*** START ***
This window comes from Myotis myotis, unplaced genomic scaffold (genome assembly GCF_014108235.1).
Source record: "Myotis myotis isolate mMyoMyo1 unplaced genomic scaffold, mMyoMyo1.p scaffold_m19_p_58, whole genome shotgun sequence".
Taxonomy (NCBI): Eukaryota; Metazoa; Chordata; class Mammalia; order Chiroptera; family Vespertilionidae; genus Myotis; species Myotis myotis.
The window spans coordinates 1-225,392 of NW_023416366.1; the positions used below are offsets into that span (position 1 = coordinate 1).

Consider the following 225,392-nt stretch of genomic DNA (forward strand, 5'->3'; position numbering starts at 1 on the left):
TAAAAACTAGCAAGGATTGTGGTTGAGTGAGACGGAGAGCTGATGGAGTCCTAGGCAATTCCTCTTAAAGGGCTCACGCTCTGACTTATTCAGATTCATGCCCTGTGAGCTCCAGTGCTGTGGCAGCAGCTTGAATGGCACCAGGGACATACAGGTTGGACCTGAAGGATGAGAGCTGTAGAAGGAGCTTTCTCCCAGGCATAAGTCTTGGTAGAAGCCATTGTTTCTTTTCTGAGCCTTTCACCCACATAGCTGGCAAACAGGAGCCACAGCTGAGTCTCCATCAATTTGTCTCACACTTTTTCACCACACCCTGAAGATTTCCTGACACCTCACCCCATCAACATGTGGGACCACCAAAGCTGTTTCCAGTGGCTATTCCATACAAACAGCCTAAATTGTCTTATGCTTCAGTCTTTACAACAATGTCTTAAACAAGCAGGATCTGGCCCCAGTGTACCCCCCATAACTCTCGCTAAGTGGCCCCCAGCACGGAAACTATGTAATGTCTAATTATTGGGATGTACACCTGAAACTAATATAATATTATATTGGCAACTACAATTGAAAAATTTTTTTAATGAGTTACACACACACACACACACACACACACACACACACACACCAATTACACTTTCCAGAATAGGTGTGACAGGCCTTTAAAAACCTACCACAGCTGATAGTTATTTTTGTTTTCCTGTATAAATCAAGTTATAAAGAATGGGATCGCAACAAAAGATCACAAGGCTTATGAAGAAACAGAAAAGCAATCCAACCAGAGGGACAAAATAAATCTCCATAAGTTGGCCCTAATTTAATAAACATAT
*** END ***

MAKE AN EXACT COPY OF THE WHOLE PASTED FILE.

This window comes from Myotis myotis, unplaced genomic scaffold (genome assembly GCF_014108235.1).
Source record: "Myotis myotis isolate mMyoMyo1 unplaced genomic scaffold, mMyoMyo1.p scaffold_m19_p_58, whole genome shotgun sequence".
Taxonomy (NCBI): Eukaryota; Metazoa; Chordata; class Mammalia; order Chiroptera; family Vespertilionidae; genus Myotis; species Myotis myotis.
The window spans coordinates 1-225,392 of NW_023416366.1; the positions used below are offsets into that span (position 1 = coordinate 1).

Consider the following 225,392-nt stretch of genomic DNA (forward strand, 5'->3'; position numbering starts at 1 on the left):
TAAAAACTAGCAAGGATTGTGGTTGAGTGAGACGGAGAGCTGATGGAGTCCTAGGCAATTCCTCTTAAAGGGCTCACGCTCTGACTTATTCAGATTCATGCCCTGTGAGCTCCAGTGCTGTGGCAGCAGCTTGAATGGCACCAGGGACATACAGGTTGGACCTGAAGGATGAGAGCTGTAGAAGGAGCTTTCTCCCAGGCATAAGTCTTGGTAGAAGCCATTGTTTCTTTTCTGAGCCTTTCACCCACATAGCTGGCAAACAGGAGCCACAGCTGAGTCTCCATCAATTTGTCTCACACTTTTTCACCACACCCTGAAGATTTCCTGACACCTCACCCCATCAACATGTGGGACCACCAAAGCTGTTTCCAGTGGCTATTCCATACAAACAGCCTAAATTGTCTTATGCTTCAGTCTTTACAACAATGTCTTAAACAAGCAGGATCTGGCCCCAGTGTACCCCCCATAACTCTCGCTAAGTGGCCCCCAGCACGGAAACTATGTAATGTCTAATTATTGGGATGTACACCTGAAACTAATATAATATTATATTGGCAACTACAATTGAAAAATTTTTTTAATGAGTTACACACACACACACACACACACACACACACACACACACCAATTACACTTTCCAGAATAGGTGTGACAGGCCTTTAAAAACCTACCACAGCTGATAGTTATTTTTGTTTTCCTGTATAAATCAAGTTATAAAGAATGGGATCGCAACAAAAGATCACAAGGCTTATGAAGAAACAGAAAAGCAATCCAACCAGAGGGACAAAATAAATCTCCATAAGTTGGCCCTAATTTAATAAACATAT